PH2 Noel R. Guest
When a change in exposure time does not produce
a print of good contrast, a different printing filter is
needed. When a properly exposed and developed test
print lacks clean highlights and shadows, try a higher
number of printing filter. When the print is mainly black
and white with few middle tones, use a lower number
filter. Once you have produced a satisfactory test print,
you can make the production prints from that negative.
If you use a printing frame (glass and pad or proof
printer) to make contact prints, the most convenient and
economical way to determine exposure and correct
contrast is to expose the test strip in progressive steps of
say 2, 4, 6, and 8 seconds. You do this by holding an
opaque card on top of the glass and covering three
quarters of the paper and exposing one quarter of the
paper for 2 seconds. Then move the card to cover one
half of the paper and give it an additional exposure of 2
seconds. Move the card so it covers one quarter of the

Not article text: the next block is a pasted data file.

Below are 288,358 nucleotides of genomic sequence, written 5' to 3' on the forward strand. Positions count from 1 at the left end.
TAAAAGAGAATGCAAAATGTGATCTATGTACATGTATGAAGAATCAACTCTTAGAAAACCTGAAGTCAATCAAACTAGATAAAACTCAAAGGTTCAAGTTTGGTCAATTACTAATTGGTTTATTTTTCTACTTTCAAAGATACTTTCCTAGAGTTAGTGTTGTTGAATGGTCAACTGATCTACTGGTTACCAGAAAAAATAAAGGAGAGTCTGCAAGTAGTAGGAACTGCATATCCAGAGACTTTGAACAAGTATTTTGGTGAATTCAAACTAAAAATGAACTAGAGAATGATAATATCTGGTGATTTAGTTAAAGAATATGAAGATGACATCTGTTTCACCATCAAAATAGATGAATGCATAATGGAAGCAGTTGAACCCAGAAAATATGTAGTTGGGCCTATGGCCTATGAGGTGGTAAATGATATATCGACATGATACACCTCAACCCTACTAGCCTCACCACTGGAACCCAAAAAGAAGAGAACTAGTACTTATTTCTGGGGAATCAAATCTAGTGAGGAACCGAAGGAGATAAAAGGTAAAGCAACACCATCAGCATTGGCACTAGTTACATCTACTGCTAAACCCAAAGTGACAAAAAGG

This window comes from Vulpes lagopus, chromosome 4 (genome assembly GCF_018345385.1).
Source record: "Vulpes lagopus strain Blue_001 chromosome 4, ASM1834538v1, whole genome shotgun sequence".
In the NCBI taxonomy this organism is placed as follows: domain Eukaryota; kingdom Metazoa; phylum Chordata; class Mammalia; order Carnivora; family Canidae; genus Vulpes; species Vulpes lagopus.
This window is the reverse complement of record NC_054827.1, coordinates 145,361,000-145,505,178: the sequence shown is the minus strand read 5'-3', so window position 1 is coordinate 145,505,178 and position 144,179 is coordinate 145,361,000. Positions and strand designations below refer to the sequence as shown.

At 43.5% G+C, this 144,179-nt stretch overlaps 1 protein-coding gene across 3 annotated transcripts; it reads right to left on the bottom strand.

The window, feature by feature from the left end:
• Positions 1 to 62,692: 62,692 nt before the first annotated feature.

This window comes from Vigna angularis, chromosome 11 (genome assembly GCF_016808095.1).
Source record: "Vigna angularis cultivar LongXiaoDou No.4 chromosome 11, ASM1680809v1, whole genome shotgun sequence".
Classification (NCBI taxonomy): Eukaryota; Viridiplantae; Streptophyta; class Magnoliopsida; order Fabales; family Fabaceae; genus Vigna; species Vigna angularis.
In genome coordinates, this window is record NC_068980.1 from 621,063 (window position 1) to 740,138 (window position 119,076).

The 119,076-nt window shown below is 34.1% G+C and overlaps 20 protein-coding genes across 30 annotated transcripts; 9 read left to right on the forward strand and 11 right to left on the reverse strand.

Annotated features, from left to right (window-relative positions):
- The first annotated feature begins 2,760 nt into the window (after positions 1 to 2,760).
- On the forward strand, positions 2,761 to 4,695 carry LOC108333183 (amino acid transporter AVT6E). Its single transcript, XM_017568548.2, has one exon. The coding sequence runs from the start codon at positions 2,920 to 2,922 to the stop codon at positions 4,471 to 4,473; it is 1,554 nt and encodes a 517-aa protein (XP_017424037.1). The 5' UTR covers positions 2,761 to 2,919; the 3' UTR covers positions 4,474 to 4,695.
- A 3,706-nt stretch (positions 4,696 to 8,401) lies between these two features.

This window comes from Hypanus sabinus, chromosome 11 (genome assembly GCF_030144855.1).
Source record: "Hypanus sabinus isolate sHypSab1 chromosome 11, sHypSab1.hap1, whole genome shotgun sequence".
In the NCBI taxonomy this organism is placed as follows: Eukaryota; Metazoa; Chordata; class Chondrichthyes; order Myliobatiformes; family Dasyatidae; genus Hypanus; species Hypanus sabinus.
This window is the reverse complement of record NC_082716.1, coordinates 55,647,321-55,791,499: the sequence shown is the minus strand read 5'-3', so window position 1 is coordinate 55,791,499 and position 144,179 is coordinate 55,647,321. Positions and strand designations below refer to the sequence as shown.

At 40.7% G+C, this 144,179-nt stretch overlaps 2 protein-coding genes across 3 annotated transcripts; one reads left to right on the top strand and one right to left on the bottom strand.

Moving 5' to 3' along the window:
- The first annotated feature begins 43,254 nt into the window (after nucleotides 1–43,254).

paper and give it another 2 seconds of exposure. Finally,
remove the card and give the entire sheet one last
exposure of 2 seconds. This shows a distinct progression
of exposures of 2, 4, 6, and 8 seconds (fig. 11-5).
Develop the test strip normally. To determine the correct
exposure, you must examine the test print under white
When the correct exposure appears to be between
two steps, the required exposure can usually be
estimated with some accuracy; however, additional test
prints may be needed.
After the exposure time and contrast for one
negative have been determined by tests, other negatives
of similar density and contrast can be given the same
filtration and exposure as a starting point. At first,
negatives with widely differing contrast and density
require test prints. With experience, you can judge most
negatives without resorting to test prints.
Exposing and Processing Prints
When a test print develops in the recommended
time, rinse it in the stop bath, immerse it in the fixing
bath for about 30 seconds, rinse it in fresh water, and
inspect it carefully under white light. When the density
and contrast of the image look correct under white light,
make your first "straight print."
Place the sheet of printing paper, emulsion-side
down, over the negative in the printing position by
aligning the edges of the paper with the paper stops on
the mask (if a mask is used). With one hand, hold the
paper in the printing position with one hand to keep it

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